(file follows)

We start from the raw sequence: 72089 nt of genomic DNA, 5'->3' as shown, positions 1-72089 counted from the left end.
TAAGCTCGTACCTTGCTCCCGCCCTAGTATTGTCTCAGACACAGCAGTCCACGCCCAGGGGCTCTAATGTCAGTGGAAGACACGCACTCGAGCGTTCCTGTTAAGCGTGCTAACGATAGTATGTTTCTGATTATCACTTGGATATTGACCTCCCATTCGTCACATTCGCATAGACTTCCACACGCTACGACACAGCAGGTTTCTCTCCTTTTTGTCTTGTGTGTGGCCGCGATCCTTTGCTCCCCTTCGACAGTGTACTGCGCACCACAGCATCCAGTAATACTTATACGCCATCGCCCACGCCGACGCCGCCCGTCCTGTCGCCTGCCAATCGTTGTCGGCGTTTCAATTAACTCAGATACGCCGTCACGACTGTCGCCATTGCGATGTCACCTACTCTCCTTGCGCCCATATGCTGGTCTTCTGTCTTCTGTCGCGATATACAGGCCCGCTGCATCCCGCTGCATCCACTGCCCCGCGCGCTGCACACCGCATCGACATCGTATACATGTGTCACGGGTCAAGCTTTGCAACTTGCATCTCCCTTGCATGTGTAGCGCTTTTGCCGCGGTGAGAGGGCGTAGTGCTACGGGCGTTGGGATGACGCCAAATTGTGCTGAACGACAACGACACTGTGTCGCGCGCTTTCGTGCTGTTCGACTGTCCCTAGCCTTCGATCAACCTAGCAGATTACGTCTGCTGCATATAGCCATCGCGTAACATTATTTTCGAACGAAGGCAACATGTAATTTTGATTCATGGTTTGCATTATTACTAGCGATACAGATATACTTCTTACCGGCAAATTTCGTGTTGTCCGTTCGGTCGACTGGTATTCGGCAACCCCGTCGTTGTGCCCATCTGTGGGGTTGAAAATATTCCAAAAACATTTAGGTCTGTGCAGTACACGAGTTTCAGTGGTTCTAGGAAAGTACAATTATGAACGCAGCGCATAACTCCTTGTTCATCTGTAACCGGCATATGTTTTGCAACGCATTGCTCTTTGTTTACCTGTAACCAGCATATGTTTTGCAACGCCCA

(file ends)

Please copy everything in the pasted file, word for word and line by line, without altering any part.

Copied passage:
We start from the raw sequence: 72089 nt of genomic DNA, 5'->3' as shown, positions 1-72089 counted from the left end.
TAAGCTCGTACCTTGCTCCCGCCCTAGTATTGTCTCAGACACAGCAGTCCACGCCCAGGGGCTCTAATGTCAGTGGAAGACACGCACTCGAGCGTTCCTGTTAAGCGTGCTAACGATAGTATGTTTCTGATTATCACTTGGATATTGACCTCCCATTCGTCACATTCGCATAGACTTCCACACGCTACGACACAGCAGGTTTCTCTCCTTTTTGTCTTGTGTGTGGCCGCGATCCTTTGCTCCCCTTCGACAGTGTACTGCGCACCACAGCATCCAGTAATACTTATACGCCATCGCCCACGCCGACGCCGCCCGTCCTGTCGCCTGCCAATCGTTGTCGGCGTTTCAATTAACTCAGATACGCCGTCACGACTGTCGCCATTGCGATGTCACCTACTCTCCTTGCGCCCATATGCTGGTCTTCTGTCTTCTGTCGCGATATACAGGCCCGCTGCATCCCGCTGCATCCACTGCCCCGCGCGCTGCACACCGCATCGACATCGTATACATGTGTCACGGGTCAAGCTTTGCAACTTGCATCTCCCTTGCATGTGTAGCGCTTTTGCCGCGGTGAGAGGGCGTAGTGCTACGGGCGTTGGGATGACGCCAAATTGTGCTGAACGACAACGACACTGTGTCGCGCGCTTTCGTGCTGTTCGACTGTCCCTAGCCTTCGATCAACCTAGCAGATTACGTCTGCTGCATATAGCCATCGCGTAACATTATTTTCGAACGAAGGCAACATGTAATTTTGATTCATGGTTTGCATTATTACTAGCGATACAGATATACTTCTTACCGGCAAATTTCGTGTTGTCCGTTCGGTCGACTGGTATTCGGCAACCCCGTCGTTGTGCCCATCTGTGGGGTTGAAAATATTCCAAAAACATTTAGGTCTGTGCAGTACACGAGTTTCAGTGGTTCTAGGAAAGTACAATTATGAACGCAGCGCATAACTCCTTGTTCATCTGTAACCGGCATATGTTTTGCAACGCATTGCTCTTTGTTTACCTGTAACCAGCATATGTTTTGCAACGCCCA